** Another whole blog needs to be written about my wife’s role in all of this! Shesh, I’m not sure who has it worse to be honest. She does so much and receives so little praise or recognition for what she’s constantly having to give up. She is amazing-a thousand times over amazing- and she makes so much of my life possible through her hard work and constant sacrifice.


Caleb’s Prayer

Two years ago I was invited to be the keynote speaker at a high school camp over Labor Day weekend. Mind you, this was pre-cancer, this was at a time when the content had nothing to do with my story in particular and had everything to do with being just a plain ol’ dude with (possibly) something to say about Jesus.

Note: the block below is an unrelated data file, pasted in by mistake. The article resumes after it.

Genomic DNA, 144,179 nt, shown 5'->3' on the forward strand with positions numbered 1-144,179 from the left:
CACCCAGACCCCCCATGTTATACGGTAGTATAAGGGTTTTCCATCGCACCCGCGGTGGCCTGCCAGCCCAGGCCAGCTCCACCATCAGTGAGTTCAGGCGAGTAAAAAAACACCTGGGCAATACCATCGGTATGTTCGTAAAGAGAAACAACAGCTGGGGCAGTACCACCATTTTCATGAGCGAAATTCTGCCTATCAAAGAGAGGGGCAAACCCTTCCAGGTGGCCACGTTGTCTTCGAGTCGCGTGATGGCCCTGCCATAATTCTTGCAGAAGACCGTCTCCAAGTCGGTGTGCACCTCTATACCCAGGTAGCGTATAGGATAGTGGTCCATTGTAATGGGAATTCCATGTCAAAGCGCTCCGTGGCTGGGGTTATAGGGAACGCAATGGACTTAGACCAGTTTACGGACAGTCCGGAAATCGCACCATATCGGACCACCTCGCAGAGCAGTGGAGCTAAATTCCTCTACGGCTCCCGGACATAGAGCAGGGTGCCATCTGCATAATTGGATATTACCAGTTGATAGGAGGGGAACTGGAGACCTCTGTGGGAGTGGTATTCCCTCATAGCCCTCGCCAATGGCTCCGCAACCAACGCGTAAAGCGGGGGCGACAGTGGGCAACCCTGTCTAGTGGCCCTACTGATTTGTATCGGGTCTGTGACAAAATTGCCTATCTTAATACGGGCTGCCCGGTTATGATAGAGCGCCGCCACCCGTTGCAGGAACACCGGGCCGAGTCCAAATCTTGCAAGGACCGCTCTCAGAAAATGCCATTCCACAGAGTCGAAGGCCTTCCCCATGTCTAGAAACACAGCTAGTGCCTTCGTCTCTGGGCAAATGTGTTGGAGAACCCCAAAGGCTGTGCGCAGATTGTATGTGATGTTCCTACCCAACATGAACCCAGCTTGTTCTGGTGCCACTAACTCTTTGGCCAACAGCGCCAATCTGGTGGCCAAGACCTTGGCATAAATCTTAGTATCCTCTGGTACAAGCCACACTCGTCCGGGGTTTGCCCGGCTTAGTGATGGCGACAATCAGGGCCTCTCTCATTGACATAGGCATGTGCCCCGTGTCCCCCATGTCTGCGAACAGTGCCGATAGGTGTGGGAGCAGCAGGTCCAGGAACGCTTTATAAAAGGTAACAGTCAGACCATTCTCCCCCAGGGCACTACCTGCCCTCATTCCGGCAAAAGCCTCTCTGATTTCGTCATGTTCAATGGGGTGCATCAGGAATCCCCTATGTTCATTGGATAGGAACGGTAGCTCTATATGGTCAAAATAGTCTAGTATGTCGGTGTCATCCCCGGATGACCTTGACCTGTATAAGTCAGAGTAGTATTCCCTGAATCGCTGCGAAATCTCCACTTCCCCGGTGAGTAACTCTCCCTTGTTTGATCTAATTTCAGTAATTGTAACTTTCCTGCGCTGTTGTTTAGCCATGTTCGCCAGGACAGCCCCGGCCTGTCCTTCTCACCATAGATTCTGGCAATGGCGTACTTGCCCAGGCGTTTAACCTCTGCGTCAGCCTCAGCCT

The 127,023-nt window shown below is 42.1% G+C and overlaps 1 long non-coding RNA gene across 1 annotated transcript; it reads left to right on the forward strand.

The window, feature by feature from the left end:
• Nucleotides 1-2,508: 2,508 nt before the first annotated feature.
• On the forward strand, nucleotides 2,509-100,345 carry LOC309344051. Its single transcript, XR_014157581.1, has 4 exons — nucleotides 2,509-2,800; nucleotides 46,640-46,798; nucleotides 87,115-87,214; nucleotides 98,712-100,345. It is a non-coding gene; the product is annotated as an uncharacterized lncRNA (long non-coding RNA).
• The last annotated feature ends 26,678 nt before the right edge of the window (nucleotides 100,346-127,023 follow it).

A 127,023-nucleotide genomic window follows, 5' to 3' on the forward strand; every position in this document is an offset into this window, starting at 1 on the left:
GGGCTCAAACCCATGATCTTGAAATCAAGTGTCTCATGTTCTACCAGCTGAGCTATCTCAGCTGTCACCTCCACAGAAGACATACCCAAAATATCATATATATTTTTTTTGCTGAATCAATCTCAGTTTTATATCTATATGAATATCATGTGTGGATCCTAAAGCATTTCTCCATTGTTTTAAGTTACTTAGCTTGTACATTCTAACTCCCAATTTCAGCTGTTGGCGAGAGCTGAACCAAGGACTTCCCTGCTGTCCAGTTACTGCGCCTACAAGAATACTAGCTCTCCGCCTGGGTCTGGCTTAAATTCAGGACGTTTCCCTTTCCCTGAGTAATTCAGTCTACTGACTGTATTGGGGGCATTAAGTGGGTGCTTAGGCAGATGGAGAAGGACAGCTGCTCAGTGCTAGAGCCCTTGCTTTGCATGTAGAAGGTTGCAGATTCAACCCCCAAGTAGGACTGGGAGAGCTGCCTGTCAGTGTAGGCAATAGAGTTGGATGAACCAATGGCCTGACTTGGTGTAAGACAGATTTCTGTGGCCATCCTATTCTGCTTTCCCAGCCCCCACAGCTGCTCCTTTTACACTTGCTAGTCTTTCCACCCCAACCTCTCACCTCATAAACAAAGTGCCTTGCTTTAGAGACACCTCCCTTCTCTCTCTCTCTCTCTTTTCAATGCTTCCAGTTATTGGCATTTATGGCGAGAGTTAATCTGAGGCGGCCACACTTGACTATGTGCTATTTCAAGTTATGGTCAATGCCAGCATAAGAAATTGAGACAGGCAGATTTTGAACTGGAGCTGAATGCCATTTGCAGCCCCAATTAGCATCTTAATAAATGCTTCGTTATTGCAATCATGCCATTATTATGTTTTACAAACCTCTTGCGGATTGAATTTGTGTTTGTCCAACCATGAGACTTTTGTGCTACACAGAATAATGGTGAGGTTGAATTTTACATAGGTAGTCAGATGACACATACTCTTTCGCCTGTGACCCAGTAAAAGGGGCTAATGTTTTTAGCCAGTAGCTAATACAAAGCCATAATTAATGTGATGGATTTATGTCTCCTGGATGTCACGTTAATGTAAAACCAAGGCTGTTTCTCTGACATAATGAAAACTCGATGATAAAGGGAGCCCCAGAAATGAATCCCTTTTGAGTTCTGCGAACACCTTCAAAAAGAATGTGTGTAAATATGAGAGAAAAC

As an intro into each of my messages I invited the teens to pray with me in unique ways that I thought would allow us to engage the particular Jesus topic we were about to encounter. So, for example, when I shared stories that captured the side of Jesus that reminds us how he fights on our behalf I invited the kids to rub their hands together and then open them up as if receiving a gift. We took this prayer posture while we then invited the God who gives, cares, and sacrifices on our behalf to be more present in our lives. I thought it was a cool experience…I new knew if it connected on any level with anyone else…and it didn’t necessarily matter I guess.